EATL is a rare subtype of peripheral T-cell lymphomas characterized by primarily intestinal localization and a frequent association with celiac disease. The prognosis is considered to be poor with conventional chemotherapy. Limited data is available on the efficacy of ASCT in this lymphoma subtype.
was to study the outcome of ASCT as a consolidation or salvage strategy for EATL. The primary endpoint was overall survival (OS) and progression-free survival (PFS). Eligible patients were > 18 years who had received ASCT between 2000–2010 for EATL that was confirmed by review of written histopathology reports, and had sufficient information on disease history and follow-up available. The search strategy used the EBMT database to identify patients potentially fulfilling the eligibility criteria. An additional questionnaire was sent to individual transplant centres to confirm histological diagnosis (histopathology report or pathology review) as well as updated follow-up data. Patients and transplant characteristics were compared between groups using X2 test or Fisher's exact test for categorical variables and t-test or Mann-Whiney U-test for continuous variables. OS and PFS were estimated using the Kaplan-Meier product-limit estimate and compared by the log-rank test. Estimates for non-relapse mortality (NRM) and relapse or progression were calculated using cumulative incidence rates to accommodate competing risk and compared to Gray's test.
Altogether 138 patients were identified. Updated follow-up data was received from 74 patients (54 %) and histology report from 54 patients (39 %). In ten patients the diagnosis of EATL could not be adequately verified. Thus the final analysis included 44. There were 24 males and 20 females with a median age of 56 (35–72) years at the time of transplant. Twenty-five patients (57 %) had a history of celiac disease. Disease stage was I in nine patients (21 %), II in 14 patients (33 %) and IV in 19 patients (45 %). Twenty-four patients (55 %) were in the first CR or PR at the time of transplant. BEAM was used as a high-dose regimen in 36 patients (82 %) and all patients received peripheral blood grafts. The median follow-up for survivors was 46 (2–108) months from ASCT. Three patients died early from transplant-related reasons translating into a 2-year non-relapse mortality of 7 %. Relapse incidence at 4 years after ASCT was 39 %, with no events occurring beyond 2.5 years after ASCT. PFS and OS were 54 % and 59 % at four years, respectively. There was a trend for better OS in patients transplanted in the first CR or PR compared to more advanced disease status (70 % vs. 43 %, p=0.053). Of note, patients with a history of celiac disease had superior PFS (70 % vs. 35 %, p=0.02) and OS (70 % vs. 45 %, p=0.052) whilst age, gender, disease stage, B-symptoms at diagnosis or high-dose regimen were not associated with OS or PFS.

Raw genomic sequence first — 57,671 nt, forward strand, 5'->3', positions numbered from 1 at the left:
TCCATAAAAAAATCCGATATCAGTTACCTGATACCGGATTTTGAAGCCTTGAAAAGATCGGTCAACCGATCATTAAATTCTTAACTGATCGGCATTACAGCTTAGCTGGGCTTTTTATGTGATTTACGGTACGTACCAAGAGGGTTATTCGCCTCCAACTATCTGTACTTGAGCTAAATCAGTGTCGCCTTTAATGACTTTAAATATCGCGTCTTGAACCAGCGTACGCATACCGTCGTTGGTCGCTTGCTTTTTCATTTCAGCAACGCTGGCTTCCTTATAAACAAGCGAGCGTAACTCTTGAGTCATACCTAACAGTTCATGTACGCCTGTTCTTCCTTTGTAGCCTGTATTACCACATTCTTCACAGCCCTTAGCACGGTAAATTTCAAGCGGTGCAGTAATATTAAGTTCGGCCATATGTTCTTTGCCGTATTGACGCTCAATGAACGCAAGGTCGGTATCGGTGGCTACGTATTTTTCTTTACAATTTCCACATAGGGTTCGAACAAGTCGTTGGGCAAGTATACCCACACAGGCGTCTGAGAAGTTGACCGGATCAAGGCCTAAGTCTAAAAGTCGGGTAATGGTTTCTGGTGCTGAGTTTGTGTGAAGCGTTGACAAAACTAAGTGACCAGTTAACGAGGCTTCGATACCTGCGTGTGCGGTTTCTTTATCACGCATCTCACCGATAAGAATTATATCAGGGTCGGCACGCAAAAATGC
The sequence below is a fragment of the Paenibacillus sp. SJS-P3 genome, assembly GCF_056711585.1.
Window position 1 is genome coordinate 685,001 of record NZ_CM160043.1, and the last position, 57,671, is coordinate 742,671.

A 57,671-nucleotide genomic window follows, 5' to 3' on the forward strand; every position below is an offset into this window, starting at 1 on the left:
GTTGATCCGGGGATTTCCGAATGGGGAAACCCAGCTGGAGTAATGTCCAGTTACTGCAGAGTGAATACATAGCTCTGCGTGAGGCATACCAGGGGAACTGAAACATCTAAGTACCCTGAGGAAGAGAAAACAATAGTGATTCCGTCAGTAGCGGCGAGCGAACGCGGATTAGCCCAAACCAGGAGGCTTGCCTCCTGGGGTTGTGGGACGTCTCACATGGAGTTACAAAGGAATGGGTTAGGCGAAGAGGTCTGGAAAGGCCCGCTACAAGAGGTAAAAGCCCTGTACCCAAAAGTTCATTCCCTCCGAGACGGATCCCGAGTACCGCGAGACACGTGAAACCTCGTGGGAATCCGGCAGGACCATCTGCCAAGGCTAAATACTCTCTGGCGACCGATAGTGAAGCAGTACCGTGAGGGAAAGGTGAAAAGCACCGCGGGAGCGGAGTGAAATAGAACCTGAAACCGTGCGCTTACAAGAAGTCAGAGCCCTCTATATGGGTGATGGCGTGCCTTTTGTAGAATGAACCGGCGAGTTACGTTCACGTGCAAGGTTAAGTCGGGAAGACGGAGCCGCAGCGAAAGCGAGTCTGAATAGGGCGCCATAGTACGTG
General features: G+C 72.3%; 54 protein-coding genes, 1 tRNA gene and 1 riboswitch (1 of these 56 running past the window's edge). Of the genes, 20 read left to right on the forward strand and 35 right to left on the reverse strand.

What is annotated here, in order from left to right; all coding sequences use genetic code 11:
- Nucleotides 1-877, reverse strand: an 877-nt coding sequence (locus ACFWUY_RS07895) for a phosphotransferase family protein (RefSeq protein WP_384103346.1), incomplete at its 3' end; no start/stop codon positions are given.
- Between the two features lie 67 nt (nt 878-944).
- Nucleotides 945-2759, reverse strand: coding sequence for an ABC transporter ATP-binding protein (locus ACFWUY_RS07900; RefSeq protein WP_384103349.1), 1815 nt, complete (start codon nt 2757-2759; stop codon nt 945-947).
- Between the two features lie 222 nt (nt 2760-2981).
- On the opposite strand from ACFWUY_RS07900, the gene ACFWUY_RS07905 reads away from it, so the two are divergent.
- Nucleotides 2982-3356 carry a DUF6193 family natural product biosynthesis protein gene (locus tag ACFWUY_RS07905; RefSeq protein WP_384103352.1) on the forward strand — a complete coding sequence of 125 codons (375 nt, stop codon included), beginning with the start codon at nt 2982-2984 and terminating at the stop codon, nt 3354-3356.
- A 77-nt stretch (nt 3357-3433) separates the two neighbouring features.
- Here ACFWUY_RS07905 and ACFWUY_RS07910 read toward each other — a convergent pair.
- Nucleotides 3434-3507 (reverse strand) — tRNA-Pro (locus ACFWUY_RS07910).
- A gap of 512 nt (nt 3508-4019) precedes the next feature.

This study shows for the first time in a larger patient sample that ASCT is feasible in selected patients with EATL and can yield durable disease control in a significant proportion of the patients. Patients transplanted in first CR or PR appear to do better than those transplanted later. ASCT should be considered in EATL patients responding to initial therapy.
No relevant conflicts of interest to declare.
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